Take it from a Donkey who’s been there…

One day a farmer’s donkey fell down into a well. The animal cried piteously for hours as the farmer tried to figure out what to do. Finally he decided the animal was old and the well needed to be covered up anyway, it just wasn’t worth it to retrieve the donkey.

He invited all his neighbors to come over and help him. They all grabbed a shovel and began to shovel dirt into the well. At first, the donkey realized what was happening and cried horribly. Then, to everyone’s amazement, he quieted down. A few shovel loads later, the farmer finally looked down the well and was astonished at what he saw.

With every shovel of dirt that hit his back, the donkey was doing something amazing. He would shake it off and take a step up. As the farmer’s neighbors continued to shovel dirt on top of the animal, he would shake it off and take a step up.

Pretty soon, everyone was amazed as the donkey stepped up over the edge of the well and trotted off!

Life is going to shovel dirt on you, all kinds of dirt. The trick to getting out of the well is to shake it off and take a step up. Each of our troubles is a stepping stone. We can get out of the deepest wells just by not stopping, never giving up!

Shake it off and take a step up!

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Word Etymology – To Win or Not to Win?

It has been said that there is no “I” in “team”, and that’s true. BUT…there is in “WIN”. I did a word study on the word “win” and according to the Online Etymology Dictionary, it means:

a fusion of O.E. winnan “struggle for, work at, strive, fight,” and gewinnan “to gain or succeed by struggling, to win,” both from P.Gmc. *wenwanan (cf. O.S. winnan, O.N. vinna, O.Fris. winna, Du. winnen “to gain, win,” Dan. vinde “to win,” O.H.G. winnan “to strive, struggle, fight,” Ger. gewinnen “to gain, win,” Goth. gawinnen “to suffer, toil”). Perhaps related to wish, or from PIE *van- “overcome, conquer.” Sense of “to be victorious” is recorded from c.1300. The noun in O.E. meant “labor, strife, conflict;” modern sense of “a victory in a game or contest” is first attested 1862, from the verb. Breadwinner (see bread) preserves the sense of “toil” in O.E. winnan. Phrase you can’t win them all (1954) first attested in Raymond Chandler.

Brought to you by a woman who is living it. Thank you. Thank you very much.

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Great quotes I heard this weekend…

Primerica International Convention 2007 Atlanta, GA Georgia Dome
“We were not willing to sacrifice our family, but our family was willing to make sacrifices so our family can be free.”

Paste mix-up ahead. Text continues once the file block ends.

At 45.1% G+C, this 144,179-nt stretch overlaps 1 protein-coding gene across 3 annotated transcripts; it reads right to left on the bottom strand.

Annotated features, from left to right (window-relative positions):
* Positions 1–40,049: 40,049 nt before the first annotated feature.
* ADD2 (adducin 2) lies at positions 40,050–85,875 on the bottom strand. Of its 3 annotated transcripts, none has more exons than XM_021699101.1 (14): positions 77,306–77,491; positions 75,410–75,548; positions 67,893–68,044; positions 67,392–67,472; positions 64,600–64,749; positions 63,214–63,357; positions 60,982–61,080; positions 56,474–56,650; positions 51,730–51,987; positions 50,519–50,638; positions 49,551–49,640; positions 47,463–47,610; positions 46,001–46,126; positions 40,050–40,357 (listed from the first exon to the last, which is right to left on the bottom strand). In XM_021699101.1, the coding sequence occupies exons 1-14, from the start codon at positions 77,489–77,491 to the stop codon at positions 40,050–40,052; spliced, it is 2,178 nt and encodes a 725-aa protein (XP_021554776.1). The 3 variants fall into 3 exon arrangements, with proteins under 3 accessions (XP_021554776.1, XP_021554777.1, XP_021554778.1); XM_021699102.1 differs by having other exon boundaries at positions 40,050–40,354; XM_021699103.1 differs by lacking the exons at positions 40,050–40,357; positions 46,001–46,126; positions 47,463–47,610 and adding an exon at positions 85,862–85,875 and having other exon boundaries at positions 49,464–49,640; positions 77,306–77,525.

“There are 2 ways you make it in life…Vision, which pulls you and Pain, which pushes you.”

“We don’t go through life, we grow through life.”

“You don’t become a champion by looking at the scoreboard, you become a champion by giving it all you’ve got.”

“Everybody begins this opportunity with hope, but winners finish with courage.”

“The window of opportunity doesn’t know what the circumstances are.”

“Everybody wants to change the world, but few people want to change themselves.”

“You’ll never conquer fear, the best you can do is control it.”

“If you are big enough for your dreams, your dreams aren’t big enough for you!”

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Leavin…on a Jet Plane…

Well, technically, it’s a Dodge caravan…but I’m still leaving today for Atlanta, GA for the 2007 Primerica convention. As Abby would say, “I’s so essited!”

We didn’t think we were going, but the hand of Providence has allowed for us to. My brother is going to house and dog sit for us, so we don’t have to worry about robbers and burglers and pests, oh my!

Y’all have a great weekend and Labor day…I’ll see you next week, as I’m not taking my laptop – we are staying with friends and I have no Wi-fi card.

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Want to know what true freedom is?

I recently came across this poem in the book “You Can’t Steal Second with Your Foot on First!” by Burke Hedges and I loved it, which is why I’m sharing it with you!


To laugh is to risk appearing a fool.

To weep is to risk appearing sentimental.

To love is to risk not being loved in return.

To live is to risk dying.

To hope is to risk despair.

To try is to risk failure.

But risks must be taken because the greatest hazard in life is to risk nothing.

The person who risks nothing, does nothing, has nothing, is nothing.

He may avoid suffering and sorrow, but he simply cannot learn, feel, change, grow, love, live.

Chained by his own fears, he is a slave. He has forfeited freedom.

Only a person who risks is free!

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Road to Success

Philippians 4:13 — I can do all things through Christ who strengthens me.

The road to success is not straight.

There is a curve called Failure, a loop called Confusion, speed bumps called Friends, red lights called Enemies, caution lights called Family.

You will have flats called jobs.

But, if you have a spare called Determination, an engine called Perseverance, Insurance called Faith, a driver called Jesus, you will make it to a place called Success.

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